Preemptive measure: Senate panel clears bill to curb terror financing

Published: May 31, 2014
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Approval prompted by FATF’s warning that Pakistan will be blacklisted if it did not the pass legislation. DESIGN: NABEEL ABDUSAMAD.

Approval prompted by FATF’s warning that Pakistan will be blacklisted if it did not the pass legislation. DESIGN: NABEEL ABDUSAMAD.

ISLAMABAD: 

To preempt the possibility of Pakistan being blacklisted for failing to stop terror financing, the Senate Standing Committee on Interior on Friday unanimously approved the Anti-Terrorism Finance (amendment) Bill 2014.

The bill, which has already been passed by the National Assembly, was referred to the panel by the upper house on March 7 for a detailed review.

Under the chairmanship of Senator Talha Mehmood, the committee took up the second amendment on anti-money laundering bill on Friday and discussed various aspects of the legislation that was tabled by the interior ministry in the Senate in March in the face of strong opposition.

Finance ministry’s legal adviser Muneer Zia told the committee that the legislation is particularly aimed at addressing loopholes related to provisions on financing of terrorist outfits in the Anti-Terrorism Act 1997. He stated that ministry looked forward to the panel’s approval at the earliest as the matter has been highlighted by the Financial Action Task Force (FATF), which will meet on June 22 to discuss terrorist groups’ financing.

FATF is an international body comprising many countries and international organisations, which sets and monitors international standards on anti-money laundering efforts and counters illicit transactions, used to enhance financing for terrorism.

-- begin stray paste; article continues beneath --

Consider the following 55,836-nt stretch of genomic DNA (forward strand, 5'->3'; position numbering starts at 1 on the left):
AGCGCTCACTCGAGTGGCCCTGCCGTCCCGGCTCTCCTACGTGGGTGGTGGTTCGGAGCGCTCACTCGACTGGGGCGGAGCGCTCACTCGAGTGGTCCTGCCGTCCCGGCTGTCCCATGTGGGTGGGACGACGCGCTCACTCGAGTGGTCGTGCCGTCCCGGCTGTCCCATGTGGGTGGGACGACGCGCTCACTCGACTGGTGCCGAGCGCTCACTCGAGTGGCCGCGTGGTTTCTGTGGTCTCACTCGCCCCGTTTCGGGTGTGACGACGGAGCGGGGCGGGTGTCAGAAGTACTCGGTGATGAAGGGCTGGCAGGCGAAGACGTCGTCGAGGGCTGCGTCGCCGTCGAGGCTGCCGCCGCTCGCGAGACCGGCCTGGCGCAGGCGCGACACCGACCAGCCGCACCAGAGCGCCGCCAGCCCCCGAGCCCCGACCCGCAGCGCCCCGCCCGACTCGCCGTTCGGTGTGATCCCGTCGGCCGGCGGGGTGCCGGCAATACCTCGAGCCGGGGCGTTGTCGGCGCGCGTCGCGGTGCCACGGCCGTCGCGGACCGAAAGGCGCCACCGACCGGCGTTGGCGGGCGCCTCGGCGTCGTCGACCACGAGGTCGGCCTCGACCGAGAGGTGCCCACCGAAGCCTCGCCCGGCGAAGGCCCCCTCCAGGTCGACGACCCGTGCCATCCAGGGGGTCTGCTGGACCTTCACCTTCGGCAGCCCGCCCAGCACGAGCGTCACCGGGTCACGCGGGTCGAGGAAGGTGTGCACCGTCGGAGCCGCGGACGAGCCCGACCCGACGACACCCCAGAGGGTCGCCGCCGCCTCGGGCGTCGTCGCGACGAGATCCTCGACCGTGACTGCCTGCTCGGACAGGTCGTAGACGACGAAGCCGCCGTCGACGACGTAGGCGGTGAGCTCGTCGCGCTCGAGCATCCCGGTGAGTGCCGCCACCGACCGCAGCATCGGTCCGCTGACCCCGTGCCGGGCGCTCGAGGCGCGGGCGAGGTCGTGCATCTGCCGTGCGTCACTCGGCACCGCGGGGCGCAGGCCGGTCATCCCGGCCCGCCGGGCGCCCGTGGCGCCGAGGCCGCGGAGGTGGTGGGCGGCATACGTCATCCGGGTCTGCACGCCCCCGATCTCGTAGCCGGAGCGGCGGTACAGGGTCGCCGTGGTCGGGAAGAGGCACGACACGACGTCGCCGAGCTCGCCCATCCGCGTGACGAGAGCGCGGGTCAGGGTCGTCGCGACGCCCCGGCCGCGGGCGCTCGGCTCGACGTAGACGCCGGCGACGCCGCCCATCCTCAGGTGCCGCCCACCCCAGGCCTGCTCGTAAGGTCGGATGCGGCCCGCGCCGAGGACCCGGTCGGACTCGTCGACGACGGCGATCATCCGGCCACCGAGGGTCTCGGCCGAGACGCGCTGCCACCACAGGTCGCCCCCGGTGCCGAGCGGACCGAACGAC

“If the amendment does not sail smoothly through the upper house before June 22, FATF will blacklist Pakistan like it did in the past,” Zia warned.

Talking to The Express Tribune after the meeting, Senator Talha said that while blacklisting would not cause much harm to Pakistan, the move would still cause embarrassment for the country. Keeping that in mind, the panel approved the bill, he said.

Pakistan Peoples Party’s Senator Raza Rabbani, who was the main force behind the deferment of the proposed legislation in Senate and had termed it an infringement of basic human rights, did not come up with any proposals for amending the bill despite his earlier wish to do so.

When contacted, Rabbani said, “Even though I am not a member of the standing committee, its chairman has misused his powers by approving an extremely important legislation with only three members and without taking other members of the committee into confidence.”

In April this year, FATF warned Pakistan, Afghanistan and some other countries that it would blacklist them in June if they failed to pass anti-money laundering legislation.

Meanwhile, the first amendment of the Anti terrorism Bill 2014 was deferred to the next sitting of the committee.

Senator Tahir Mashhadi at this moment asserted that more than 45 MQM workers are at large while 26 others were assassinated extra-judicially.

Mashhadi said that in so-called search operations, innocent people are picked up in Karachi and while terrorists are roaming around without any fear as they are state-supported. “Over 17,000 people were arrested during the Karachi operation, however, no-one was awarded any punishment,” he said.

Published in The Express Tribune, May 31st, 2014.

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